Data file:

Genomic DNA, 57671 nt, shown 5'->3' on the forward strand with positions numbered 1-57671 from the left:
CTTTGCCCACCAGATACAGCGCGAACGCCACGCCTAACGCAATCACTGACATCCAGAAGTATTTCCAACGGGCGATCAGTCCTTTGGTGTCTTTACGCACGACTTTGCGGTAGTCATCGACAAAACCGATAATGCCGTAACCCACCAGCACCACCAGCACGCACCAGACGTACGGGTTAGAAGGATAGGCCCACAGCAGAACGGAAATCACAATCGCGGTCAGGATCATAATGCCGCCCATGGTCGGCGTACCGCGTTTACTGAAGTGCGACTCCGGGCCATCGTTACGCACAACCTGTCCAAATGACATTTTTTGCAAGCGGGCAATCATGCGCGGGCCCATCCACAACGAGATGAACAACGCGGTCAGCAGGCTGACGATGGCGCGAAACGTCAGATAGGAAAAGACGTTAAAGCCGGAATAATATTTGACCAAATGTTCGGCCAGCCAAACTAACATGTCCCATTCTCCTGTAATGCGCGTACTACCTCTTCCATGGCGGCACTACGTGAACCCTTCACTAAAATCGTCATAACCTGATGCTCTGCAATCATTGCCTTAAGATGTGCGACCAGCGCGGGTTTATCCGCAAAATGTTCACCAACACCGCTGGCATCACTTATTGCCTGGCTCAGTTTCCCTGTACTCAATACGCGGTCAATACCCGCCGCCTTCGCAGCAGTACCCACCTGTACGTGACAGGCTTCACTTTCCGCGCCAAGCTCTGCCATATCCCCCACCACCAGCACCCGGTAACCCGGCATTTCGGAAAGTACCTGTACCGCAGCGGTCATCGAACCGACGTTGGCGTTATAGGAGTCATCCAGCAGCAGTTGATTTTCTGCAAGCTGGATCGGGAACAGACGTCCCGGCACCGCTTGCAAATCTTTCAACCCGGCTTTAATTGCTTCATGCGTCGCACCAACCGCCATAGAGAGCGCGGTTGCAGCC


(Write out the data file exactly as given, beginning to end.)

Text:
Genomic DNA, 57671 nt, shown 5'->3' on the forward strand with positions numbered 1-57671 from the left:
CTTTGCCCACCAGATACAGCGCGAACGCCACGCCTAACGCAATCACTGACATCCAGAAGTATTTCCAACGGGCGATCAGTCCTTTGGTGTCTTTACGCACGACTTTGCGGTAGTCATCGACAAAACCGATAATGCCGTAACCCACCAGCACCACCAGCACGCACCAGACGTACGGGTTAGAAGGATAGGCCCACAGCAGAACGGAAATCACAATCGCGGTCAGGATCATAATGCCGCCCATGGTCGGCGTACCGCGTTTACTGAAGTGCGACTCCGGGCCATCGTTACGCACAACCTGTCCAAATGACATTTTTTGCAAGCGGGCAATCATGCGCGGGCCCATCCACAACGAGATGAACAACGCGGTCAGCAGGCTGACGATGGCGCGAAACGTCAGATAGGAAAAGACGTTAAAGCCGGAATAATATTTGACCAAATGTTCGGCCAGCCAAACTAACATGTCCCATTCTCCTGTAATGCGCGTACTACCTCTTCCATGGCGGCACTACGTGAACCCTTCACTAAAATCGTCATAACCTGATGCTCTGCAATCATTGCCTTAAGATGTGCGACCAGCGCGGGTTTATCCGCAAAATGTTCACCAACACCGCTGGCATCACTTATTGCCTGGCTCAGTTTCCCTGTACTCAATACGCGGTCAATACCCGCCGCCTTCGCAGCAGTACCCACCTGTACGTGACAGGCTTCACTTTCCGCGCCAAGCTCTGCCATATCCCCCACCACCAGCACCCGGTAACCCGGCATTTCGGAAAGTACCTGTACCGCAGCGGTCATCGAACCGACGTTGGCGTTATAGGAGTCATCCAGCAGCAGTTGATTTTCTGCAAGCTGGATCGGGAACAGACGTCCCGGCACCGCTTGCAAATCTTTCAACCCGGCTTTAATTGCTTCATGCGTCGCACCAACCGCCATAGAGAGCGCGGTTGCAGCC